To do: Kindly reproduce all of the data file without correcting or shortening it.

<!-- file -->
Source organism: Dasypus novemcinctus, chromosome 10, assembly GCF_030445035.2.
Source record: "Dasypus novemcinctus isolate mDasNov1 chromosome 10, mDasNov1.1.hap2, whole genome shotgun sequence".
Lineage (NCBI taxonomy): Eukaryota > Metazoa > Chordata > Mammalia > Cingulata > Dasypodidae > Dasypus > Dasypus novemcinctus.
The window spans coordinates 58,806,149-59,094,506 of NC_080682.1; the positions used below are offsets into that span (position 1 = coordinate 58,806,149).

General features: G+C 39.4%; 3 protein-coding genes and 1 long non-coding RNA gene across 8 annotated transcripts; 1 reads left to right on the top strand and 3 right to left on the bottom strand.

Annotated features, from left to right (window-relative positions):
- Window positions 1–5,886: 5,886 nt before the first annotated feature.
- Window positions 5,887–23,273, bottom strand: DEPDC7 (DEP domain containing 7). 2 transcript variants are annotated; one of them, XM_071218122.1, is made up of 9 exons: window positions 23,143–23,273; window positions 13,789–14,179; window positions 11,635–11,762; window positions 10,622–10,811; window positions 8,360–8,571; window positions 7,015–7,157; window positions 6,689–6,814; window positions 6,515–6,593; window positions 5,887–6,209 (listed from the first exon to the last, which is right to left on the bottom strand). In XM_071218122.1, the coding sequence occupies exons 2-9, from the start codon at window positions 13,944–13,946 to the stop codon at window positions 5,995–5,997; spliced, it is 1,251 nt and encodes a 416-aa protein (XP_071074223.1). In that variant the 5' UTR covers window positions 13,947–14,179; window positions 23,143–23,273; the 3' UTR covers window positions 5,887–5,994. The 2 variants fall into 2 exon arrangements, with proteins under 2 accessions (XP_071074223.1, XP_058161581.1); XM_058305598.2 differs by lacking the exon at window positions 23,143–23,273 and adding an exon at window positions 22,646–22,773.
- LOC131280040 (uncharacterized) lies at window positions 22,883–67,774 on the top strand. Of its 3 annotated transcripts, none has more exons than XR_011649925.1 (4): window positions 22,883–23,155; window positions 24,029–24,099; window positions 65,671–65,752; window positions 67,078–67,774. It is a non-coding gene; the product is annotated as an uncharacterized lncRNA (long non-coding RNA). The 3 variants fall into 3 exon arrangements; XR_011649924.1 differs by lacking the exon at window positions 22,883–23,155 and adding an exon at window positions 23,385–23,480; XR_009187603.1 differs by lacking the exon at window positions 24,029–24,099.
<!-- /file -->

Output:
Source organism: Dasypus novemcinctus, chromosome 10, assembly GCF_030445035.2.
Source record: "Dasypus novemcinctus isolate mDasNov1 chromosome 10, mDasNov1.1.hap2, whole genome shotgun sequence".
Lineage (NCBI taxonomy): Eukaryota > Metazoa > Chordata > Mammalia > Cingulata > Dasypodidae > Dasypus > Dasypus novemcinctus.
The window spans coordinates 58,806,149-59,094,506 of NC_080682.1; the positions used below are offsets into that span (position 1 = coordinate 58,806,149).

General features: G+C 39.4%; 3 protein-coding genes and 1 long non-coding RNA gene across 8 annotated transcripts; 1 reads left to right on the top strand and 3 right to left on the bottom strand.

Annotated features, from left to right (window-relative positions):
- Window positions 1–5,886: 5,886 nt before the first annotated feature.
- Window positions 5,887–23,273, bottom strand: DEPDC7 (DEP domain containing 7). 2 transcript variants are annotated; one of them, XM_071218122.1, is made up of 9 exons: window positions 23,143–23,273; window positions 13,789–14,179; window positions 11,635–11,762; window positions 10,622–10,811; window positions 8,360–8,571; window positions 7,015–7,157; window positions 6,689–6,814; window positions 6,515–6,593; window positions 5,887–6,209 (listed from the first exon to the last, which is right to left on the bottom strand). In XM_071218122.1, the coding sequence occupies exons 2-9, from the start codon at window positions 13,944–13,946 to the stop codon at window positions 5,995–5,997; spliced, it is 1,251 nt and encodes a 416-aa protein (XP_071074223.1). In that variant the 5' UTR covers window positions 13,947–14,179; window positions 23,143–23,273; the 3' UTR covers window positions 5,887–5,994. The 2 variants fall into 2 exon arrangements, with proteins under 2 accessions (XP_071074223.1, XP_058161581.1); XM_058305598.2 differs by lacking the exon at window positions 23,143–23,273 and adding an exon at window positions 22,646–22,773.
- LOC131280040 (uncharacterized) lies at window positions 22,883–67,774 on the top strand. Of its 3 annotated transcripts, none has more exons than XR_011649925.1 (4): window positions 22,883–23,155; window positions 24,029–24,099; window positions 65,671–65,752; window positions 67,078–67,774. It is a non-coding gene; the product is annotated as an uncharacterized lncRNA (long non-coding RNA). The 3 variants fall into 3 exon arrangements; XR_011649924.1 differs by lacking the exon at window positions 22,883–23,155 and adding an exon at window positions 23,385–23,480; XR_009187603.1 differs by lacking the exon at window positions 24,029–24,099.